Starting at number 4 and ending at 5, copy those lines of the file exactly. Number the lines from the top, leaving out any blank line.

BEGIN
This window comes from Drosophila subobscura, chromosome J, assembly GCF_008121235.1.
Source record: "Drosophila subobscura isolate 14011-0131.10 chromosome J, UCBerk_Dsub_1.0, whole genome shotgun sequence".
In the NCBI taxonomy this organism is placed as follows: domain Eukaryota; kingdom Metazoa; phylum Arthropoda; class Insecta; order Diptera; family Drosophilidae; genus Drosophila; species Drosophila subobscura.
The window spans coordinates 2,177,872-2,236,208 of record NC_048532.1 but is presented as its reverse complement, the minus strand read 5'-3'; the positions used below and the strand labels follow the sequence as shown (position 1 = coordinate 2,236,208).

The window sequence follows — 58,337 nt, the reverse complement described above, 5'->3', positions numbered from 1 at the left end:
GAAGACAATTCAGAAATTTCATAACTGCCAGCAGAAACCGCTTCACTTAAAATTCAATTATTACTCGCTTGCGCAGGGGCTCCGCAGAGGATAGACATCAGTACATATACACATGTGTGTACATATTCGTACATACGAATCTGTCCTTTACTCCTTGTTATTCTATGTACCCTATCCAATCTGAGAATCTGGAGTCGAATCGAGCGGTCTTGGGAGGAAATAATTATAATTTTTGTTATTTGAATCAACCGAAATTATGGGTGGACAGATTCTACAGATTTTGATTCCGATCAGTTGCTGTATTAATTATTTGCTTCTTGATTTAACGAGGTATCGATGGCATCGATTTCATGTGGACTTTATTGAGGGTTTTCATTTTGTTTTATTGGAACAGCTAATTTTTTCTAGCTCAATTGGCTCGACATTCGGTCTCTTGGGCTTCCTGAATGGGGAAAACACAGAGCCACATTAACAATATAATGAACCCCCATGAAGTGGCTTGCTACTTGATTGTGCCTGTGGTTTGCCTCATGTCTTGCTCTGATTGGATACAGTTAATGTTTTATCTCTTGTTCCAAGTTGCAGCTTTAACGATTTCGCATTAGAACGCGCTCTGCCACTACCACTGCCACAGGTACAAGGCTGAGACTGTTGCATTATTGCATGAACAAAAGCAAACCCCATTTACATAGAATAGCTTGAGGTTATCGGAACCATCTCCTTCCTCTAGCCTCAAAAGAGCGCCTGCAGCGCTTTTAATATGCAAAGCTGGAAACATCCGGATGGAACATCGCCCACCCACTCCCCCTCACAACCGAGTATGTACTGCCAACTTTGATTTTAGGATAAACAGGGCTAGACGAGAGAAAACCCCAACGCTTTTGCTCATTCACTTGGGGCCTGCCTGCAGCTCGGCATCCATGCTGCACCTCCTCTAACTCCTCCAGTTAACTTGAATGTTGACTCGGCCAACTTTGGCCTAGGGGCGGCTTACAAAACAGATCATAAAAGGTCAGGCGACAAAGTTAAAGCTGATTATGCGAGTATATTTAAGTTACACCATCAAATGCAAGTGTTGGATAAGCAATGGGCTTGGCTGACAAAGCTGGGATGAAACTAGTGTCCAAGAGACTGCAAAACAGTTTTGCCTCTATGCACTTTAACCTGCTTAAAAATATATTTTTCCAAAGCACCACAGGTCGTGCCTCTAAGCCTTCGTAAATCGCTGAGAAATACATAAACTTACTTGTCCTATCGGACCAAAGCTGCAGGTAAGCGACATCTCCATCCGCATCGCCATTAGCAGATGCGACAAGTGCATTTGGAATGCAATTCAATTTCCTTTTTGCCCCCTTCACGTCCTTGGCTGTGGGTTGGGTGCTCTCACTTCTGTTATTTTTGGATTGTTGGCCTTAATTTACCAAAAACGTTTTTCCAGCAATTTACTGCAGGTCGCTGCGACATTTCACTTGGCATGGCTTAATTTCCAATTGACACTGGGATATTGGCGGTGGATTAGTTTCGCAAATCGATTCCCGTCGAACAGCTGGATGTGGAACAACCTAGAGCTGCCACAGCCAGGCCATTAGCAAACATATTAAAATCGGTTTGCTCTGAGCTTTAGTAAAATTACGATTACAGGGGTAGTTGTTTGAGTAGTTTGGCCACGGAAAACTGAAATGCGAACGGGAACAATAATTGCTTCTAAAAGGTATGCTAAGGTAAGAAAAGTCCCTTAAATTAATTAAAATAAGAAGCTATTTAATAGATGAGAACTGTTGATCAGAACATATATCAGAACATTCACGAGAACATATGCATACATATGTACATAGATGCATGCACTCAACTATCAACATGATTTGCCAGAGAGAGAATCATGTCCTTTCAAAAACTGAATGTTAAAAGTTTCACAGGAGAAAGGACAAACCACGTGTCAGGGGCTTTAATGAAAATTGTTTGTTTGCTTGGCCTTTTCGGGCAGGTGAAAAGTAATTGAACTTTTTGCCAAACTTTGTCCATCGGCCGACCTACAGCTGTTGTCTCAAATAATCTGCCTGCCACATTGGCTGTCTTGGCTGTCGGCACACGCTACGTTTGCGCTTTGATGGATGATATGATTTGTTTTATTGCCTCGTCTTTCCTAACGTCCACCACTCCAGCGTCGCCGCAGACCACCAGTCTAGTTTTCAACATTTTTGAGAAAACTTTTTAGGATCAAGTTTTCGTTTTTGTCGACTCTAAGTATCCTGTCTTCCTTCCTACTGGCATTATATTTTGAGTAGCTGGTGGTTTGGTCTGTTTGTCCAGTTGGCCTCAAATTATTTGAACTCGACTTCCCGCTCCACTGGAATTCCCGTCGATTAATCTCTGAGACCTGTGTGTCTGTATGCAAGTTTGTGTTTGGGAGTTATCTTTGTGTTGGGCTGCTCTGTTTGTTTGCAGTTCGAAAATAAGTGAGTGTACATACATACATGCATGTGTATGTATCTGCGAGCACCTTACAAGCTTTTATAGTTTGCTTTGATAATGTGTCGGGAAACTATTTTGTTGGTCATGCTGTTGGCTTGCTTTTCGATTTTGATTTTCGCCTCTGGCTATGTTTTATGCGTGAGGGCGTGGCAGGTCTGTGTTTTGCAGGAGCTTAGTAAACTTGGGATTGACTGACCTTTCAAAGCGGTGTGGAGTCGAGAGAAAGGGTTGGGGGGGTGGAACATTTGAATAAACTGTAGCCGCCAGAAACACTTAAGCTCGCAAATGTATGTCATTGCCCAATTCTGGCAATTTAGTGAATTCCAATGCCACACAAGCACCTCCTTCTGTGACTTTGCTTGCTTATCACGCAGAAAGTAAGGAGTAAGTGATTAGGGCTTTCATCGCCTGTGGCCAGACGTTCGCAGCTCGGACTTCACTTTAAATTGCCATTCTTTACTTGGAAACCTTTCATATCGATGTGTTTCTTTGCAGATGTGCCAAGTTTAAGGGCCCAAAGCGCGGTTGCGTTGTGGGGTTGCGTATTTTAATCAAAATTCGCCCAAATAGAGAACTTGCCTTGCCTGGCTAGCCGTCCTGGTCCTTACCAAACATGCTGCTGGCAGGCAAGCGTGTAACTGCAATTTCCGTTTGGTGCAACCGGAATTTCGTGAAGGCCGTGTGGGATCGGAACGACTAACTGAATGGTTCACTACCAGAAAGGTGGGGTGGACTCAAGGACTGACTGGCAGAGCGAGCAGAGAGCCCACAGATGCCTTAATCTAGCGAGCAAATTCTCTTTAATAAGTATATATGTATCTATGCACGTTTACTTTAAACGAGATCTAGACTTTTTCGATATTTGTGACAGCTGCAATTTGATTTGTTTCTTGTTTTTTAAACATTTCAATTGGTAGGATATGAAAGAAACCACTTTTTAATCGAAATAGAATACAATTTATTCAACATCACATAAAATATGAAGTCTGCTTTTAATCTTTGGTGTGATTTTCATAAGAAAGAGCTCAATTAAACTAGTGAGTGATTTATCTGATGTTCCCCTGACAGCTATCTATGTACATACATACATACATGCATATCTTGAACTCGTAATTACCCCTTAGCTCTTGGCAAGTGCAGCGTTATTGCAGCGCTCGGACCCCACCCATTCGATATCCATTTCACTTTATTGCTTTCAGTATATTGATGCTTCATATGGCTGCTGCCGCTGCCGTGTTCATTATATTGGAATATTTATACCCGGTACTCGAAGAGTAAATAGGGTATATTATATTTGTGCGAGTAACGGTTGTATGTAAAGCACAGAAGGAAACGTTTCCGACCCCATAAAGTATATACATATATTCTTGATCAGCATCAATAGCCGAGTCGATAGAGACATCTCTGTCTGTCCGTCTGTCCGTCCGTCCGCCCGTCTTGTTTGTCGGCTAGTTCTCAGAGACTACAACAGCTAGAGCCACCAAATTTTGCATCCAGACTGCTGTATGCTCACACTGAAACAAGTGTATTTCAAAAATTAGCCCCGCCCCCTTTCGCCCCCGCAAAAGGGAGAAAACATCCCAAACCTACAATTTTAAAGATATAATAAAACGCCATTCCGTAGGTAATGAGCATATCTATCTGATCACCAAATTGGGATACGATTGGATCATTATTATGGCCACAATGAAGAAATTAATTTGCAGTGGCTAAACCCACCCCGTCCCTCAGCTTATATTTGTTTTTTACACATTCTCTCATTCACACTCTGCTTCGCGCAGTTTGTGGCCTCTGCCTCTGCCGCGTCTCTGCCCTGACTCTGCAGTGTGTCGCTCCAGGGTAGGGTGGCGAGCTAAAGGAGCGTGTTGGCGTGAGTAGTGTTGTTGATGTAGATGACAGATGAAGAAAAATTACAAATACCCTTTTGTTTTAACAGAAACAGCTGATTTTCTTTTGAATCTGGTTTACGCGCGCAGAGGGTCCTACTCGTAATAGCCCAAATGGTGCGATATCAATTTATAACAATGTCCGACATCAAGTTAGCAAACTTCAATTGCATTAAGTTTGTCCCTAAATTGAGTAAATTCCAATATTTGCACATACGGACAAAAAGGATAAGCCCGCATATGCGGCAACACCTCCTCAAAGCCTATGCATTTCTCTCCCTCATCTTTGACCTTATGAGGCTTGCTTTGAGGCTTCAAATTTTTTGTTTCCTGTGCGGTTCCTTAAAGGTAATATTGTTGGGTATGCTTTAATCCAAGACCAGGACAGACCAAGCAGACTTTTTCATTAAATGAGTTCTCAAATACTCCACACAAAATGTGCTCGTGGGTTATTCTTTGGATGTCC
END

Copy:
The window spans coordinates 2,177,872-2,236,208 of record NC_048532.1 but is presented as its reverse complement, the minus strand read 5'-3'; the positions used below and the strand labels follow the sequence as shown (position 1 = coordinate 2,236,208).

The window sequence follows — 58,337 nt, the reverse complement described above, 5'->3', positions numbered from 1 at the left end: